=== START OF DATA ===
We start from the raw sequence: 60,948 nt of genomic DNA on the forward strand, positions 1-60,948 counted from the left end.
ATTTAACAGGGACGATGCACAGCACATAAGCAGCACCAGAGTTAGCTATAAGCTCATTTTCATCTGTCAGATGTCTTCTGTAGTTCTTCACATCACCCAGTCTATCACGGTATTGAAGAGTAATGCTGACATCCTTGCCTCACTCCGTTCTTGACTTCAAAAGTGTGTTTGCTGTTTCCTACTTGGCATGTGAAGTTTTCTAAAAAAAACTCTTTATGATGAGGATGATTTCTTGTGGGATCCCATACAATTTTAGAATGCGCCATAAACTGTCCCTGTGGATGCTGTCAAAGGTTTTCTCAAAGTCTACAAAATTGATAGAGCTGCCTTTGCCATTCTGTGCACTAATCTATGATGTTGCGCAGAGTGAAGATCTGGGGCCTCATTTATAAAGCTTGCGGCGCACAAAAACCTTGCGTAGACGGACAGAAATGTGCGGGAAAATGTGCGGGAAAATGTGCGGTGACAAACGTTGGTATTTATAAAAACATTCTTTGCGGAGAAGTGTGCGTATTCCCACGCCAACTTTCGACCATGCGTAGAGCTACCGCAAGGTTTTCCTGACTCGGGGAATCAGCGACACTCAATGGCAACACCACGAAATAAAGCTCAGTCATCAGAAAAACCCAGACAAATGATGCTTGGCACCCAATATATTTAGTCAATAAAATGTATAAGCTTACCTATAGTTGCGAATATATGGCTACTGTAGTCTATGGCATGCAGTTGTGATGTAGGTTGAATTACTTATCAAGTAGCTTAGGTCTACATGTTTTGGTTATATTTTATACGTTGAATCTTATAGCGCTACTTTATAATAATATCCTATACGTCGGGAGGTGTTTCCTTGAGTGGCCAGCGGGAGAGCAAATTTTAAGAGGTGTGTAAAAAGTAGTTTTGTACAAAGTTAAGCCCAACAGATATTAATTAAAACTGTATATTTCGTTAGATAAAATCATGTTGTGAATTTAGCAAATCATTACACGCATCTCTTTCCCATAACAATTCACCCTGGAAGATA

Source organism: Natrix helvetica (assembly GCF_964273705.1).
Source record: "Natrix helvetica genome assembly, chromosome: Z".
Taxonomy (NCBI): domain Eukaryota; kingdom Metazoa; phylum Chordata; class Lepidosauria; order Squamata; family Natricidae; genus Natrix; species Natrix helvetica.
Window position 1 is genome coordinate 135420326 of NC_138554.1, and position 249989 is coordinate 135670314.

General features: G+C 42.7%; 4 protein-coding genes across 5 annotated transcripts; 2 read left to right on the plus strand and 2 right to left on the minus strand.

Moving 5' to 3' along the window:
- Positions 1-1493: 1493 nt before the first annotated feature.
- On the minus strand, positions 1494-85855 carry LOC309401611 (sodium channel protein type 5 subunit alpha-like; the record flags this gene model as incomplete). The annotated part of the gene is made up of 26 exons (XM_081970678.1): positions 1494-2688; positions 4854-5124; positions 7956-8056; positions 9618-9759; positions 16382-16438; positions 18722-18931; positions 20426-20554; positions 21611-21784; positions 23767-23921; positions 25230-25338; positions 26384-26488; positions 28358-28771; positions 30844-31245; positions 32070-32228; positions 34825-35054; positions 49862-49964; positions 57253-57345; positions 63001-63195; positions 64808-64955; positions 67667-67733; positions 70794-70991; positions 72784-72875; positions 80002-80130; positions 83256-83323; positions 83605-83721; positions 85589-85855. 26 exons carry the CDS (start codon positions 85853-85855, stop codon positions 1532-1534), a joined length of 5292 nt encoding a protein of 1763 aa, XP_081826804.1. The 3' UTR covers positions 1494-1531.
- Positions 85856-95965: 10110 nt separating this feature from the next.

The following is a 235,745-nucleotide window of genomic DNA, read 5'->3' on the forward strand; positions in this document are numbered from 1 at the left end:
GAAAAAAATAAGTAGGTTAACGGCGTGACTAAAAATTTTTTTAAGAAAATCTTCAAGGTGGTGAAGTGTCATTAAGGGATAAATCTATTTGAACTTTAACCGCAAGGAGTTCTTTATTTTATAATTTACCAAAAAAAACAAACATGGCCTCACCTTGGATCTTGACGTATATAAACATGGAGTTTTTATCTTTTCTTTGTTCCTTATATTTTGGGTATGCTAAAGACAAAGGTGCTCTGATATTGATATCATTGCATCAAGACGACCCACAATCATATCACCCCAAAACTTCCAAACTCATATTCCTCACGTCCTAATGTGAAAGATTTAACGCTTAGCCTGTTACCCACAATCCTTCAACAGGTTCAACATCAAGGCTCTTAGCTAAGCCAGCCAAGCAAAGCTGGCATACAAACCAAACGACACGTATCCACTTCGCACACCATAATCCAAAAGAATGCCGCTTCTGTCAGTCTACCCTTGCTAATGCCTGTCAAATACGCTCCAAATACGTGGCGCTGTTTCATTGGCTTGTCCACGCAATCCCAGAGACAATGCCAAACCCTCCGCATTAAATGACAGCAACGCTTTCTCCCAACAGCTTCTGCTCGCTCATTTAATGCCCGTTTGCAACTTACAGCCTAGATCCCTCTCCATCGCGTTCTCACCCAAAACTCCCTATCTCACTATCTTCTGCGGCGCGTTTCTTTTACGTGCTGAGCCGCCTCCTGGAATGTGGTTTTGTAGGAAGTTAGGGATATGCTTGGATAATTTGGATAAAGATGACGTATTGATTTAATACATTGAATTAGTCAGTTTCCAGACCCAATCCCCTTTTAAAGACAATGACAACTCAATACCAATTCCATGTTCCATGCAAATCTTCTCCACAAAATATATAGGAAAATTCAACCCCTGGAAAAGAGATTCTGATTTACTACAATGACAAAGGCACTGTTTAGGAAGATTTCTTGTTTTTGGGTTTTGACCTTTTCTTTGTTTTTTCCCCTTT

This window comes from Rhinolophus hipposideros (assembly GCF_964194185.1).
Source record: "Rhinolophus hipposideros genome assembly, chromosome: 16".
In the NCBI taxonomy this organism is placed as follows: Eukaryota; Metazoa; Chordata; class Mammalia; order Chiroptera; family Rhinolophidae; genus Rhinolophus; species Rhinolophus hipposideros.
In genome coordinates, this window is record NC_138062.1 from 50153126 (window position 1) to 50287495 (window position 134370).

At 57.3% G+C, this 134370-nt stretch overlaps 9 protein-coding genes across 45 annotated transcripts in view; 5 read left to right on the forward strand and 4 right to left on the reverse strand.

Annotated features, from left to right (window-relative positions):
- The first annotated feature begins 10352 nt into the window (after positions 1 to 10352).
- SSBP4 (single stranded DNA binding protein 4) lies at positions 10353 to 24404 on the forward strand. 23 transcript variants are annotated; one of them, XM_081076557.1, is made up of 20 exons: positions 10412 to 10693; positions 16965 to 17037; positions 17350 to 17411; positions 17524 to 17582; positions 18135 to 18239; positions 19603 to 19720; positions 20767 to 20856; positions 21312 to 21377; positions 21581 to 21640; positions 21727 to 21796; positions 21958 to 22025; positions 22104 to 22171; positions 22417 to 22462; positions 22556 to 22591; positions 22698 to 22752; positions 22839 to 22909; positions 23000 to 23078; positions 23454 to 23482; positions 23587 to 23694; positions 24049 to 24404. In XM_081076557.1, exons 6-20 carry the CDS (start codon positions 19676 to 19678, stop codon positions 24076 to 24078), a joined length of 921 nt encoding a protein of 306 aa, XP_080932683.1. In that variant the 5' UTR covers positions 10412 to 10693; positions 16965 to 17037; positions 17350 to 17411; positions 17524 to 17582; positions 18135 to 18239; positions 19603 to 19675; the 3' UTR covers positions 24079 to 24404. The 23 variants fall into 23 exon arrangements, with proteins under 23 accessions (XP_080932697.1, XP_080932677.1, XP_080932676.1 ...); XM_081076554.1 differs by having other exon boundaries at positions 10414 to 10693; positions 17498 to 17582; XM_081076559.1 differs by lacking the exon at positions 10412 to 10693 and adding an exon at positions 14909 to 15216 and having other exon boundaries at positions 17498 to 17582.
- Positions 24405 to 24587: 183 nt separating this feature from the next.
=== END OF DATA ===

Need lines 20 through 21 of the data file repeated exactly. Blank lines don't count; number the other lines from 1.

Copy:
- The first annotated feature begins 10352 nt into the window (after positions 1 to 10352).
- SSBP4 (single stranded DNA binding protein 4) lies at positions 10353 to 24404 on the forward strand. 23 transcript variants are annotated; one of them, XM_081076557.1, is made up of 20 exons: positions 10412 to 10693; positions 16965 to 17037; positions 17350 to 17411; positions 17524 to 17582; positions 18135 to 18239; positions 19603 to 19720; positions 20767 to 20856; positions 21312 to 21377; positions 21581 to 21640; positions 21727 to 21796; positions 21958 to 22025; positions 22104 to 22171; positions 22417 to 22462; positions 22556 to 22591; positions 22698 to 22752; positions 22839 to 22909; positions 23000 to 23078; positions 23454 to 23482; positions 23587 to 23694; positions 24049 to 24404. In XM_081076557.1, exons 6-20 carry the CDS (start codon positions 19676 to 19678, stop codon positions 24076 to 24078), a joined length of 921 nt encoding a protein of 306 aa, XP_080932683.1. In that variant the 5' UTR covers positions 10412 to 10693; positions 16965 to 17037; positions 17350 to 17411; positions 17524 to 17582; positions 18135 to 18239; positions 19603 to 19675; the 3' UTR covers positions 24079 to 24404. The 23 variants fall into 23 exon arrangements, with proteins under 23 accessions (XP_080932697.1, XP_080932677.1, XP_080932676.1 ...); XM_081076554.1 differs by having other exon boundaries at positions 10414 to 10693; positions 17498 to 17582; XM_081076559.1 differs by lacking the exon at positions 10412 to 10693 and adding an exon at positions 14909 to 15216 and having other exon boundaries at positions 17498 to 17582.